Actually, Banana, as I review my quote (that you so thoughtfully included, thank you) I am more of the opinion that Allen should be thanking me for my excellent advice. And he’s absolutely welcome.

As to addressing our disagreements: We disagree. <addressed, and you’re welcome as well. Thanks for playing.

jvgr's avatar

Having spent the last few months touring and posting on republican blogs, I can only conclude that republicans use a “fuzzy” logic. Some might describe it as illogical.
It’s tough to have a logical argument when one party opts out of the logic part.

critter1982's avatar

ivgr: Can you further clarify your definition of “fuzzy” logic?

critter1982's avatar

ivgr: Based on what you stated it would seem as if your own argument is illogical. You in no way identified or demonstrated a valid inference. Your statement is hypocritcal at best.

cheebdragon's avatar

I think at this point, it would better for democrats to prove their logic on this issue…...

cheebdragon's avatar

Polar bears are not an excuse.

Bri_L's avatar

I think a lot of the disagreement is a matter of what one side is saying the other side is saying. Democrats make it sound like Republicans want to strip mine the state of alaska for oil. Republicans make it sound like Democrats want to stop drilling completely.

Neither is the case, in my opinion.

hoosier_banana's avatar

Polar bears are an excuse, and I defy you to prove otherwise. In addition to the original issue; How Can Drilling Provide Short Term Energy Price Relief? They just went down, was a rig erected overnight or something? You can use McCain’s answer from the third debate here, I would love to see it in print.

critter1982's avatar

@Hoosier – To answer the original question at hand: First off I preface my statements with the fact that Obama is now considering the benefits of offshore drilling… Link . Little will the addition of offshore drilling do to lower the quantity of gas we purchase from overseas suppliers in the short term. It will however provide some energy relief in the long term prior to the United States obtaining energy independence (Pretty sure this can’t be argued and is pretty logical). Secondly offshore drilling will send a message to world markets that the US is taking their energy independence seriously. What this could potentially do is to reduce the gas price increases directly related to oil speculation. Speculation can drive oil prices beyond typical rational limits, and we should send the oil futures market a message of reformation and regulation (I absolutely agree with regulation the futures market). Additionally some members of the republican party are advocating eliminating the federal $0.18 gas tax and the $0.24 cent deisel tax.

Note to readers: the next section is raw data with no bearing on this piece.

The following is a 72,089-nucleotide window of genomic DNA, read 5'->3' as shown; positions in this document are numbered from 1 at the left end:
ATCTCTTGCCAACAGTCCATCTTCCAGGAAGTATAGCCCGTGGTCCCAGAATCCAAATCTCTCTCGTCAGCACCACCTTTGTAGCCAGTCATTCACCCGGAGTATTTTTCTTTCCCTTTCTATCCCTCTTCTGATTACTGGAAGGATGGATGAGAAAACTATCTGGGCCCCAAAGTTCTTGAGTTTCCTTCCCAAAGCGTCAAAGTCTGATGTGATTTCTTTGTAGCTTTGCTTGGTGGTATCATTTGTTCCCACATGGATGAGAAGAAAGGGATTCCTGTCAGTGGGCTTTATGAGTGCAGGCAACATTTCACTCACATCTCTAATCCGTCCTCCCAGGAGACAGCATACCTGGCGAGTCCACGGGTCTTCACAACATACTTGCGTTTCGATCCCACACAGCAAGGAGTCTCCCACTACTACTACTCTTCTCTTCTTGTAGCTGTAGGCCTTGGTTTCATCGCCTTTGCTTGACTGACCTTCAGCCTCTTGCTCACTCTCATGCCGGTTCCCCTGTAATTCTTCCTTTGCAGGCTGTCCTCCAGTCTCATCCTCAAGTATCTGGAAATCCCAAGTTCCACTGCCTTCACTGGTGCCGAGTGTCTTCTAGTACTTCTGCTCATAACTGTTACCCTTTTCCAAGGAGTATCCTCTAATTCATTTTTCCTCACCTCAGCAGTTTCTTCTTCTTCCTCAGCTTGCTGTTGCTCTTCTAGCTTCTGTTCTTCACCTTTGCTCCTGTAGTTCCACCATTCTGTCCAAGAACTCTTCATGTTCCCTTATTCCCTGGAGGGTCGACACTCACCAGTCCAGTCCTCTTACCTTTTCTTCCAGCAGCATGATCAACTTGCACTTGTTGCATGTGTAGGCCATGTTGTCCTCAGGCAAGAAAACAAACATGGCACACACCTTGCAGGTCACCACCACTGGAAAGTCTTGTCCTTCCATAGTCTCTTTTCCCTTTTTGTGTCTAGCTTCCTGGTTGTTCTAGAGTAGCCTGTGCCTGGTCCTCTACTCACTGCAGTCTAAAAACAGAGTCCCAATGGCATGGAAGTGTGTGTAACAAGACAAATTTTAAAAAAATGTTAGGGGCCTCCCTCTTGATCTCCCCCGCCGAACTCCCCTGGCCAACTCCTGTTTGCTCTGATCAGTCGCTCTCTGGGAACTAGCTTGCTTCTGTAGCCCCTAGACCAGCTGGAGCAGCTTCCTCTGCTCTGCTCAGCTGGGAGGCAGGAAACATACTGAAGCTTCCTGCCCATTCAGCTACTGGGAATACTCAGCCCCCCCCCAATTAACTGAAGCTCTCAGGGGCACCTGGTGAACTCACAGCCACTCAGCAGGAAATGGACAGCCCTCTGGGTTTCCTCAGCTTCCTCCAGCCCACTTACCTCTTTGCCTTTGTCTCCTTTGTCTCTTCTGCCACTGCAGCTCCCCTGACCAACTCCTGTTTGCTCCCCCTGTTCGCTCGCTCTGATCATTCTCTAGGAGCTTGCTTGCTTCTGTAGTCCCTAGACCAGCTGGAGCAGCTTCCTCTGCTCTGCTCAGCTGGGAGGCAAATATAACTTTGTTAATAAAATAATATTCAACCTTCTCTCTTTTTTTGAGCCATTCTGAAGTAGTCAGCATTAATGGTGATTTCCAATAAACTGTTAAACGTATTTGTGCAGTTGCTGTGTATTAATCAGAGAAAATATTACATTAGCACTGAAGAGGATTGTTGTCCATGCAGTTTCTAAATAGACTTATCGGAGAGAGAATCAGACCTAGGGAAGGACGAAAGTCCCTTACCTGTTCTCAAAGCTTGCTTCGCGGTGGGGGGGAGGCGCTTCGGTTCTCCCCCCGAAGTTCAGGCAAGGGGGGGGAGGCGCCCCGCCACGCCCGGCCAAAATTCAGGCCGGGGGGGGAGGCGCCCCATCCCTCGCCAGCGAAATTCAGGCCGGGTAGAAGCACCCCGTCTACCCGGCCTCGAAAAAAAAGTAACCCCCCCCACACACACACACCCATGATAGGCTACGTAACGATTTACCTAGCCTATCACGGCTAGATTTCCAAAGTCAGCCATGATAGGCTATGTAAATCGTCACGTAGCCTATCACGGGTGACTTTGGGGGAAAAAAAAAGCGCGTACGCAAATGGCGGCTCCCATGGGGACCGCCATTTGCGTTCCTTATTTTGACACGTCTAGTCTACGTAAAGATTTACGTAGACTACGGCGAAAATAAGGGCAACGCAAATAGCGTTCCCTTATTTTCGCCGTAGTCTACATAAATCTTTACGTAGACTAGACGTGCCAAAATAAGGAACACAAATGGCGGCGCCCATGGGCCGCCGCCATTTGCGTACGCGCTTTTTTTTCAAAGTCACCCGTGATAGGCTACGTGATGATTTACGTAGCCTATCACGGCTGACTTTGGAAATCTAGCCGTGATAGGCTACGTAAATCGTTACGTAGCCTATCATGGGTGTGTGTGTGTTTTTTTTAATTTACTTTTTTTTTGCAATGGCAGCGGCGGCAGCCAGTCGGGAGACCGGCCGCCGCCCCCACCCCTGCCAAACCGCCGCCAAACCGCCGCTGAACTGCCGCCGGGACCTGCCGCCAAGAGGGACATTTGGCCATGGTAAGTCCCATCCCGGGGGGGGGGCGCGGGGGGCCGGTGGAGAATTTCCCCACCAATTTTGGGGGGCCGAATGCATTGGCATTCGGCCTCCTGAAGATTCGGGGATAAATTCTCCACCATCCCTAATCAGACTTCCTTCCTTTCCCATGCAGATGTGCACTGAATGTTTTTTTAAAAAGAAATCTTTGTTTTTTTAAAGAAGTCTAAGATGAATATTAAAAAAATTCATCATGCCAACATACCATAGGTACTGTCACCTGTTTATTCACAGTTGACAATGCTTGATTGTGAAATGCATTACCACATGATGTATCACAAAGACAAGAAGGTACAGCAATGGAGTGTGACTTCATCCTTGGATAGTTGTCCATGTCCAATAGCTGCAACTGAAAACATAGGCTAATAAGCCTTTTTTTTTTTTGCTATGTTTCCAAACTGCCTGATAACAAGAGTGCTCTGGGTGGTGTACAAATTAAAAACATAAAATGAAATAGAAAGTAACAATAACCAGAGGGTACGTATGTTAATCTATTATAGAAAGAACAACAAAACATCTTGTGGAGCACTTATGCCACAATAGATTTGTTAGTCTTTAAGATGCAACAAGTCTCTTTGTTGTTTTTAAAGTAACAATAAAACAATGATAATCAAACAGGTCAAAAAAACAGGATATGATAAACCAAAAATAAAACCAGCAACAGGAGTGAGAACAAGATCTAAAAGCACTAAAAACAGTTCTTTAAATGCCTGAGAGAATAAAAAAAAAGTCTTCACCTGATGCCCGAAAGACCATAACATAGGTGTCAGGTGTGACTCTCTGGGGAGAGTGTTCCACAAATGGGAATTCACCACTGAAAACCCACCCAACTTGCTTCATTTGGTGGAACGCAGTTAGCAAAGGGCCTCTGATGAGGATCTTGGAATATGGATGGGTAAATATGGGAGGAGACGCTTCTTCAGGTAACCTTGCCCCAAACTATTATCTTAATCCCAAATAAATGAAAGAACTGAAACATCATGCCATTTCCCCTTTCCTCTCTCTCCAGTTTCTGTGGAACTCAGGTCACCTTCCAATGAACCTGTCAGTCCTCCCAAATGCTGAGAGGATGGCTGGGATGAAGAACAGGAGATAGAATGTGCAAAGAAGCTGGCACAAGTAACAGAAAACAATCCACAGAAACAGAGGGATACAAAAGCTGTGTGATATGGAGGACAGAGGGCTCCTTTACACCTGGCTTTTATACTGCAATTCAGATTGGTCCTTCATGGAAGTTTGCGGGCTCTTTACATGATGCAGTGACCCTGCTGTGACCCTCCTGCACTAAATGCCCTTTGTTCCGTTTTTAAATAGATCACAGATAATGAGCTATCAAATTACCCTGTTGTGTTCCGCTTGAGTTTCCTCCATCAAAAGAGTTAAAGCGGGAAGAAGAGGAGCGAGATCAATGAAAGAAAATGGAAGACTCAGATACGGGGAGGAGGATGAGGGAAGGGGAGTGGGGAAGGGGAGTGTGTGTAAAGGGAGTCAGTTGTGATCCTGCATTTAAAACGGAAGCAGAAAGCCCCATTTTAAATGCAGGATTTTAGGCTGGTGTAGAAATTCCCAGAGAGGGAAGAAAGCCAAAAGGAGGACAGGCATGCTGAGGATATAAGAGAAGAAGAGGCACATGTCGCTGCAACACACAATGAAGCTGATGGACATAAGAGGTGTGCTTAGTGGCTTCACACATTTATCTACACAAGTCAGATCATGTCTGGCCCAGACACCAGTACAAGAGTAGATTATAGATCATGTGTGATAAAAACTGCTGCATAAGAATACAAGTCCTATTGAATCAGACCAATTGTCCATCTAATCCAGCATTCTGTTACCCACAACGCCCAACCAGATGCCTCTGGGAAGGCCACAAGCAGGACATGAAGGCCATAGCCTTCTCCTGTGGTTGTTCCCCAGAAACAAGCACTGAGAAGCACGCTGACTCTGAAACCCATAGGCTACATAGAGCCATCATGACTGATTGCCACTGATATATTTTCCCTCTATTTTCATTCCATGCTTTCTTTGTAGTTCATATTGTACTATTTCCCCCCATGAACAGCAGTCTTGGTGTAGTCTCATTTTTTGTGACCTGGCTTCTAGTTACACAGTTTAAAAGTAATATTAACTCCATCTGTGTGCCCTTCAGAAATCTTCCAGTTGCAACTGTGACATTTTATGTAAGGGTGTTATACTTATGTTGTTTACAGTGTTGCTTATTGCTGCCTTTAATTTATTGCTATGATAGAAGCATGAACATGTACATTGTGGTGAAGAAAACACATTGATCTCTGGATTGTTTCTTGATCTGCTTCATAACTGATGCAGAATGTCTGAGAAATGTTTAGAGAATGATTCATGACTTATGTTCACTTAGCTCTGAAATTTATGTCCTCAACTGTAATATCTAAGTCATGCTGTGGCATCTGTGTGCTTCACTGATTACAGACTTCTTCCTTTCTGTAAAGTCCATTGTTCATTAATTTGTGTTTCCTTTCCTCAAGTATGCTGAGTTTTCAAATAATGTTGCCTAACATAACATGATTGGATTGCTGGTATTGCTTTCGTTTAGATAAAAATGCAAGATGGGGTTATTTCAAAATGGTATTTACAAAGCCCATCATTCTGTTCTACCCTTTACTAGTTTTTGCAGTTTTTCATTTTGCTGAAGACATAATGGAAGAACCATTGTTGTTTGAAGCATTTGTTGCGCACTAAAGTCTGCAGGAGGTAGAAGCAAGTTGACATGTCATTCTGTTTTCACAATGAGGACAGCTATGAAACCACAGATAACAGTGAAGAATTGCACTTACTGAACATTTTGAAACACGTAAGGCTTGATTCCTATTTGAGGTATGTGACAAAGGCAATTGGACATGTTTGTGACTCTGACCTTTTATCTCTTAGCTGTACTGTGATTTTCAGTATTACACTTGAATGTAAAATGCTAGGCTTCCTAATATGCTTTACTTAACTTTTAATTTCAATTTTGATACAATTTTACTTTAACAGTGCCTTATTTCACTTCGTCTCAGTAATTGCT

hoosier_banana's avatar

Just come out and say you believe oil companies deserve a government sponsored advantage over renewables. That is what we are talking about here, not just “allowing” them to drill like Obama said, the oil companies want to get paid extra by McCain/Palin to make money in their energy oligopoly.

Pumping an extra 3% of what we currently use starting in 10 years is a joke of an energy plan.

jvgr's avatar

@critter1982: “Based on what you stated it would seem as if your own argument is illogical”

Perhaps I was unclear. Republican and logic are mutually exclusive concepts, to wit:

McCain touts Palins achievements in Alaska a) getting big oil companies to get the oil, b) cutting state income tax.

In case McCain didn’t spend quite enough time studying this:
Palin raised the royalties that oil companies pay the state for the use of public land in order to make a profit (as it should be). By increasing the royalties, the “rent” receipts for public land went directly to the owner/taxpayers.

And McCains plan is, uh, right: the taxpayers will provide big oil with $4B to drill on public property in order to make a profit, with the theory that this gush of oil will flood the market and drive pump prices down (unless you calculate the $4B into the actual price of gas)

So Palin is going to be in charge of Energy so that she can do for you what she did for Alaska.

How will this actually work?

critter1982's avatar

Can I ask why we picked a specific part of McCain’s energy plan to pick apart. What about his commitment to reduce carbon emissions by 60% in 2050, his $2 billion to advance clean coal technology, his opposition to windfall taxes on oil companies, his willingness to let other states explore drilling possibilities, his plan to suspend the purchase of foreign oil for the Strategic Petroleum Reserve during periods of high prices to reduce demand, his $300 million award for the development of a battery package with improve capacity, his call for the suspension of the federal gas tax, his call for new nuclear reactors, his plan to address and stimulate the advanced technologies to improve climate change and greenhouse gas emissions.